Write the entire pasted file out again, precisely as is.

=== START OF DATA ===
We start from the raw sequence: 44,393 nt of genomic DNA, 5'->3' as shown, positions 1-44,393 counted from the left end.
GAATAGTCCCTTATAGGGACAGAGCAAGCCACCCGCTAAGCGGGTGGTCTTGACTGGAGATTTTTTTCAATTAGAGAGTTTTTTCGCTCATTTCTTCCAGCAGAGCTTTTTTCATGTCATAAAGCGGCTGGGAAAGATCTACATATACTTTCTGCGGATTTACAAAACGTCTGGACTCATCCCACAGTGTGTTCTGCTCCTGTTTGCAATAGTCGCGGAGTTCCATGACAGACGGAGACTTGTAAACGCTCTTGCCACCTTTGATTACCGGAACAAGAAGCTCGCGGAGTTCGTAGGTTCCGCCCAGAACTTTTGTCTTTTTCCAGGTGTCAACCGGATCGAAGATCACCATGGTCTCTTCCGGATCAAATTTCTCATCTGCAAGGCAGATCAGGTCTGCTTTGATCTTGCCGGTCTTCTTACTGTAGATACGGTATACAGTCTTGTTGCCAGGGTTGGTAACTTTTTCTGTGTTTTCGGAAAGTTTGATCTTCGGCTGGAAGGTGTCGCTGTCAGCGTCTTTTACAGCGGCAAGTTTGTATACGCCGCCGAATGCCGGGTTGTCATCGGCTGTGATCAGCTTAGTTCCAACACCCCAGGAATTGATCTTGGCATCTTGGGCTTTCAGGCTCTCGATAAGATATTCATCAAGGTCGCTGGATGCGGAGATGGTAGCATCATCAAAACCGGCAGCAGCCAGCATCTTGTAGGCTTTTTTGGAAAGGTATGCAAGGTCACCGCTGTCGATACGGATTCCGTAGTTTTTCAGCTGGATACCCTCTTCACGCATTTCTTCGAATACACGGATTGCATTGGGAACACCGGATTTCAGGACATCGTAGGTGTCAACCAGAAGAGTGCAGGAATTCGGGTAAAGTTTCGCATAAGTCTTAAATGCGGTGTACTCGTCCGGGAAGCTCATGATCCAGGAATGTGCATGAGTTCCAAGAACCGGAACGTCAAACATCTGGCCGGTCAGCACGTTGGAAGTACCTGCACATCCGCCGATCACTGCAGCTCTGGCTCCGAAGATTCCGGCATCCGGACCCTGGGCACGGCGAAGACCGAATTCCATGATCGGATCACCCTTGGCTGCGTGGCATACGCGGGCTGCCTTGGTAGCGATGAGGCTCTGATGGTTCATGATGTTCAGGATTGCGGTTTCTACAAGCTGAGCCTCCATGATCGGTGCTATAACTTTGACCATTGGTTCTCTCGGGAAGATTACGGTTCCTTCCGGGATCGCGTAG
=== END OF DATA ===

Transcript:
We start from the raw sequence: 44,393 nt of genomic DNA, 5'->3' as shown, positions 1-44,393 counted from the left end.
GAATAGTCCCTTATAGGGACAGAGCAAGCCACCCGCTAAGCGGGTGGTCTTGACTGGAGATTTTTTTCAATTAGAGAGTTTTTTCGCTCATTTCTTCCAGCAGAGCTTTTTTCATGTCATAAAGCGGCTGGGAAAGATCTACATATACTTTCTGCGGATTTACAAAACGTCTGGACTCATCCCACAGTGTGTTCTGCTCCTGTTTGCAATAGTCGCGGAGTTCCATGACAGACGGAGACTTGTAAACGCTCTTGCCACCTTTGATTACCGGAACAAGAAGCTCGCGGAGTTCGTAGGTTCCGCCCAGAACTTTTGTCTTTTTCCAGGTGTCAACCGGATCGAAGATCACCATGGTCTCTTCCGGATCAAATTTCTCATCTGCAAGGCAGATCAGGTCTGCTTTGATCTTGCCGGTCTTCTTACTGTAGATACGGTATACAGTCTTGTTGCCAGGGTTGGTAACTTTTTCTGTGTTTTCGGAAAGTTTGATCTTCGGCTGGAAGGTGTCGCTGTCAGCGTCTTTTACAGCGGCAAGTTTGTATACGCCGCCGAATGCCGGGTTGTCATCGGCTGTGATCAGCTTAGTTCCAACACCCCAGGAATTGATCTTGGCATCTTGGGCTTTCAGGCTCTCGATAAGATATTCATCAAGGTCGCTGGATGCGGAGATGGTAGCATCATCAAAACCGGCAGCAGCCAGCATCTTGTAGGCTTTTTTGGAAAGGTATGCAAGGTCACCGCTGTCGATACGGATTCCGTAGTTTTTCAGCTGGATACCCTCTTCACGCATTTCTTCGAATACACGGATTGCATTGGGAACACCGGATTTCAGGACATCGTAGGTGTCAACCAGAAGAGTGCAGGAATTCGGGTAAAGTTTCGCATAAGTCTTAAATGCGGTGTACTCGTCCGGGAAGCTCATGATCCAGGAATGTGCATGAGTTCCAAGAACCGGAACGTCAAACATCTGGCCGGTCAGCACGTTGGAAGTACCTGCACATCCGCCGATCACTGCAGCTCTGGCTCCGAAGATTCCGGCATCCGGACCCTGGGCACGGCGAAGACCGAATTCCATGATCGGATCACCCTTGGCTGCGTGGCATACGCGGGCTGCCTTGGTAGCGATGAGGCTCTGATGGTTCATGATGTTCAGGATTGCGGTTTCTACAAGCTGAGCCTCCATGATCGGTGCTATAACTTTGACCATTGGTTCTCTCGGGAAGATTACGGTTCCTTCCGGGATCGCGTAG